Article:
Poultry bedding-what kind

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Just wanting to know what kind of poultry bedding you use during the winter, in cold weather places--snow and freezing temps. I use wood shavings but it is wet all the time and it is not a good time to be cleaning out the chicken house. I leave the windows open in the chicken house for ventilation but the house floor is always wet. I'm afraid the floor will rot before spring. Maybe nothing at all on the floor would be better. Thanks for any suggestions. Nancy in Nebraska

-- Nancy Boswell (daboz@huntel.net), January 05, 2001


I also have a dirt floor and to keep it dry I put a layer of sand then straw on top. It seems to keep better w/ the sand.

-- renee oneill{md.} (oneillsr@home.com), January 05, 2001.

I've been using leaves that I used my lawn mower on to grind them up somewhat. So far it has worked out really well. The chickens keep it churned up pretty good. Instant compost in the spring. It's stayed dry and fluffy even with our snow/ice.

-- Amanda in Mo (aseley@townsqr.com), January 05, 2001.

I start out with a thick layer of wood shavings in the fall and now that it is snowing I throw them a flake or two of hay every day and they eat it and spread it around. Does your coop leak?? I am not sure I understand why it is wet all the time.

-- diane (gardiacaprines@yahoo.com), January 05, 2001.

When we lived in Alaska, we were fortunate enough to be friends with the feed store owner. Whenever we went to buy feed, we would sweep out his hay/straw barn floor for him and use that for bedding. He was happy for the free labor and we for the free bedding. The hens loved picking through the bedding to find tasty treats. It also gave them something to due on those foul winter days when it was too cold to let them out.

-- roscoe rotten (rkphipps@simflex.com), January 05, 2001.

How big are the windowa and which way are they facing? This matters, as does whether or not the house is portable or permanent. My portable chicken house gets stuck in one place in the winter months for up to 2 weeks on end. An unusual occurrence. The floor never gets as damp as you describe. Their yard gets abused and isn't as interesting at the end of the time as it was in the beginning. Oh, well. I use pine shavings as bedding. I change it every 6-9 weeks depending on the weather. It is usually very deep in the winter months. The cleaner it is the less I have to clean eggs or worry about disease. Good luck.

-- Anne (HT@HM.com), January 05, 2001.

How deep do you keep the bedding - we have it 6+ inches deep, and that absorbs moisture from the droppings fairly effectively. We also add another few inches when it gets matted down, the girls'll keep it pretty fluffy. How many birds vs. square footage in the coop? Leaking waterer? Leaking roof/walls?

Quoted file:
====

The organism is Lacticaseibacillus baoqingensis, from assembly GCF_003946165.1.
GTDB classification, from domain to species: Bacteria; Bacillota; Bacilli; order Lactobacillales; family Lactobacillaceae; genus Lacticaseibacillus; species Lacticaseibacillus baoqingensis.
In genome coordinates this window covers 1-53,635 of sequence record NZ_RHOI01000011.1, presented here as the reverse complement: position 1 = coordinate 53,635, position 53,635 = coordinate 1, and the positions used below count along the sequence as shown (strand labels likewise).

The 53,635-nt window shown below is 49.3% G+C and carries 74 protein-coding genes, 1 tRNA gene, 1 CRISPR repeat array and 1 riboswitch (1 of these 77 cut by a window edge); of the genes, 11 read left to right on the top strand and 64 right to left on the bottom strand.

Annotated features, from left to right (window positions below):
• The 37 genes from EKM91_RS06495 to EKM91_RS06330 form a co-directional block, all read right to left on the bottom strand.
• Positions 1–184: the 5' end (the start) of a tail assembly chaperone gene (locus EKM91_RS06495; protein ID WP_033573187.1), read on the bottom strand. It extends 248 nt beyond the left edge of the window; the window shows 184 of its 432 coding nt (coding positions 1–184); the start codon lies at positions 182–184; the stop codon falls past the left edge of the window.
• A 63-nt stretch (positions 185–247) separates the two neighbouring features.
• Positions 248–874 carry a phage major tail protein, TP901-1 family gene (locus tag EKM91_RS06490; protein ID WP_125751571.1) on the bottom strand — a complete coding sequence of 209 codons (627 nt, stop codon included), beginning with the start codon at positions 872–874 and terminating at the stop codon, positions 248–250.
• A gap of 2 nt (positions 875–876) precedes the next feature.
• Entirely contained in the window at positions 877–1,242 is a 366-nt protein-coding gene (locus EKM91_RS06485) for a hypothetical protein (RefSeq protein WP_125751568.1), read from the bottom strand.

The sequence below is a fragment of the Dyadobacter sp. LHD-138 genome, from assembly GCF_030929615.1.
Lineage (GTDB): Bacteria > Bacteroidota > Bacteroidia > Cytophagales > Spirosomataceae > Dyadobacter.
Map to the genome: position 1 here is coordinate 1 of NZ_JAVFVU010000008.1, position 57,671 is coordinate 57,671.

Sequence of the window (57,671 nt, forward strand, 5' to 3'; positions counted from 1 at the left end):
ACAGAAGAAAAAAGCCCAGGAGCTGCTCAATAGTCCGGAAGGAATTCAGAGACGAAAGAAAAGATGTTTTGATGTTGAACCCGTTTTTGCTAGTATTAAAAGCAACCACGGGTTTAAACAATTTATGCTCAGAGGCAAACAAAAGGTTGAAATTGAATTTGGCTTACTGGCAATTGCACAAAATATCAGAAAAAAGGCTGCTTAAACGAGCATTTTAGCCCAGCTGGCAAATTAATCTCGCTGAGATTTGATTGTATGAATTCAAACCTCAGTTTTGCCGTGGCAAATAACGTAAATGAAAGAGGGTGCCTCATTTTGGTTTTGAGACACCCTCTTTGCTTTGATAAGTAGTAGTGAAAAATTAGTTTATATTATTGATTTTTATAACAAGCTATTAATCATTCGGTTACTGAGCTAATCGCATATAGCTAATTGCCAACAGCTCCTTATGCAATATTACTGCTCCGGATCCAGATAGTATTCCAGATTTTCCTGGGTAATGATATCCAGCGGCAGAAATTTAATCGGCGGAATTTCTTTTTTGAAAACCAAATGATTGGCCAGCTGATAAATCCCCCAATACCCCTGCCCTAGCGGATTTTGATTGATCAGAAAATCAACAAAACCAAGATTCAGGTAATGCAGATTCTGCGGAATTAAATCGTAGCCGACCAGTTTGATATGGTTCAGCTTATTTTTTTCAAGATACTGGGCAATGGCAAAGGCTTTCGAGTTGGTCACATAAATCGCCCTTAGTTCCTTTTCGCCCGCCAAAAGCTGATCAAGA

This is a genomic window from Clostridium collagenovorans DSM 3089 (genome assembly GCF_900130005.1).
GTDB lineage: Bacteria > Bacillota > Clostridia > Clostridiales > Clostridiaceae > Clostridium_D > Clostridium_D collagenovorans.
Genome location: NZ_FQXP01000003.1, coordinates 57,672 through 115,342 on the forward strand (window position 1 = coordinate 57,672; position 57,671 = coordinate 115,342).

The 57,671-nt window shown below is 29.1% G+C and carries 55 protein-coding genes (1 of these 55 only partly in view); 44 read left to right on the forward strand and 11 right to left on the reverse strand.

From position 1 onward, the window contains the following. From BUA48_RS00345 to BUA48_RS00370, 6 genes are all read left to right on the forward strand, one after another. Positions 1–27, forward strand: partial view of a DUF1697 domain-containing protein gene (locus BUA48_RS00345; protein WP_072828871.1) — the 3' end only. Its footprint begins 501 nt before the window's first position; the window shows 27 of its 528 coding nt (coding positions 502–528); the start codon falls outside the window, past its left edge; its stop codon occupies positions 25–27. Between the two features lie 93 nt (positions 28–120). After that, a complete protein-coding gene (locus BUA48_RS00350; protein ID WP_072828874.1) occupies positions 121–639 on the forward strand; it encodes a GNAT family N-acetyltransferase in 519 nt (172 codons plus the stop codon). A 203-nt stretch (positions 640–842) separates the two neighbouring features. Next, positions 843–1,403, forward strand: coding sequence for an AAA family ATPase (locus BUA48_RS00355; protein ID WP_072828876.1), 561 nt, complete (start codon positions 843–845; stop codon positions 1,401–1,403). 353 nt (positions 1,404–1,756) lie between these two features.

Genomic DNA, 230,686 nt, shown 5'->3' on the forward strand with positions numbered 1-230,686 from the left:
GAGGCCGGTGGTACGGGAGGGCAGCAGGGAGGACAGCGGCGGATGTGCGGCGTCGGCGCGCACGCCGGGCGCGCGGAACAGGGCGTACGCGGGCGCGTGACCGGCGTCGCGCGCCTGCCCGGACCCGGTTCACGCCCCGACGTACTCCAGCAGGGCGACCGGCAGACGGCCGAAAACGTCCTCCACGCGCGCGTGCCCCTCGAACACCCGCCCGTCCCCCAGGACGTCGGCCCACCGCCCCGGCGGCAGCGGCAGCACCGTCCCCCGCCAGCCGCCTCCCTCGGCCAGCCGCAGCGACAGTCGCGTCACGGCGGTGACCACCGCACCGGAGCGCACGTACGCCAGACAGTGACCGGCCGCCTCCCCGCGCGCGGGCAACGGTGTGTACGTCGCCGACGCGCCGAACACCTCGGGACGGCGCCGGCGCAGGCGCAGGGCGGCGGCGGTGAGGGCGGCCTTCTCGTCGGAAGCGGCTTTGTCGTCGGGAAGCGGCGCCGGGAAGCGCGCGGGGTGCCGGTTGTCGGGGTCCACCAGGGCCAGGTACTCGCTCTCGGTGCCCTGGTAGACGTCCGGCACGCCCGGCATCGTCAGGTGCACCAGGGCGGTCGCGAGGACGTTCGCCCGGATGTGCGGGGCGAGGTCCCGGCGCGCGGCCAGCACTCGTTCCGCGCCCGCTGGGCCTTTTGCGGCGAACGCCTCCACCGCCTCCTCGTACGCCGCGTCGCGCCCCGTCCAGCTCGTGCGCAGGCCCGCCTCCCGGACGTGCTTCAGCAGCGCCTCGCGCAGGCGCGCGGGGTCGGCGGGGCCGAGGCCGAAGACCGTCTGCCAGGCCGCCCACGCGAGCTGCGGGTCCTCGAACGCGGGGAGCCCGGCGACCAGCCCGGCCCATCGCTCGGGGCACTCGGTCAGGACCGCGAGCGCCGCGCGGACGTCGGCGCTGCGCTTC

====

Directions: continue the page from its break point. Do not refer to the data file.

-- Judi (ddecaro@snet.net), January 05, 2001.

I am in Northern Indiana, I have always used ground corn cobs as bedding for my birds. I was always of the understanding that you shouldn't bed chickens with wood shavings. Wood shavings won't soak up any moisture, whereas the cobs are like little sponges.

If the floor is wet from snow coming in the windows, perhaps you could nail some feed sacks over them. This would still let some air pass through, but would stop most of the snow or rain. You might consider a ridge vent or something like that so that you can close the windows.

-- Wayne (plefor@hotpop.com), January 06, 2001.

While this is my first winter with chickens and a coop, I've had fairly good success so far with nothing more than a ridge vent, and 6+ inches of hay as bedding.

When I used wood shavings for the guinea hens I rescued, I had to change the shavings out of the improvised brooder (a large dog crate and a heat lamp) every 5 to 7 days as it just got way too wet and stayed wet. And there was only 5 babies in there, so I can imagine a coop of chickens...

-- Eric in TN (eric_m_stone@yahoo.com), January 08, 2001.

Wayne, where in Northern Indiana do you get ground corn cobs? I live near South Bend/LaPorte and haven't seen them for sale around here.

Diana H

-- Diana H (GoteHead5@aol.com), January 11, 2001.

We use straw. We do the deep litter method where we keep adding clean straw on top of the old. This is our second year of doing this it appears to be working. Be prepared though in the Spring. The stuff you have to clean out will be heavy. Great for a compost pile though.

-- Trisha-MN (tank@linkup.net), January 11, 2001.


I live in amish country, and since many of them still pick the corn by hand, or pay someone to use a "picker" to harvest it, and then store it in the crib, our local mill often has corn cobs available. I simply asked if I could buy some ground corn cobs, and they ran the cobs through the grinder, and bagged them, and sold them to me for a dollar a bag.

I live approx. 35 miles south of Fort Wayne, in Adams county. I bet if you go east toward Amish country you may find a source.

-- Wayne (plefor@hotpop.com), January 11, 2001.

I am tempted to say "Been there, done that!", but I won't! I, as you, was trying to be slightly too frugal. I find wood shavings (or sawdust, if you can find a woodworking shop, though it is not as good) to be the best. The key is to not skimp! After cleaning out in the fall, put a good 6" of shavings in. As soon as it seems to be clumping, rake it, and add another couple of inches! In the spring it makes a super starter for your compost heap. Just don't skimp! GL!

-- Brad (homefixer@SacoRiver.net), January 12, 2001.

Regarding ground corn cobs: It is my understanding that this is an "excellent" source of aspergillosis. Do chickens not get aspergillosis? Or is it considered worth the risk?

-- Joy Froelich (dragnfly@chorus.net), January 12, 2001.

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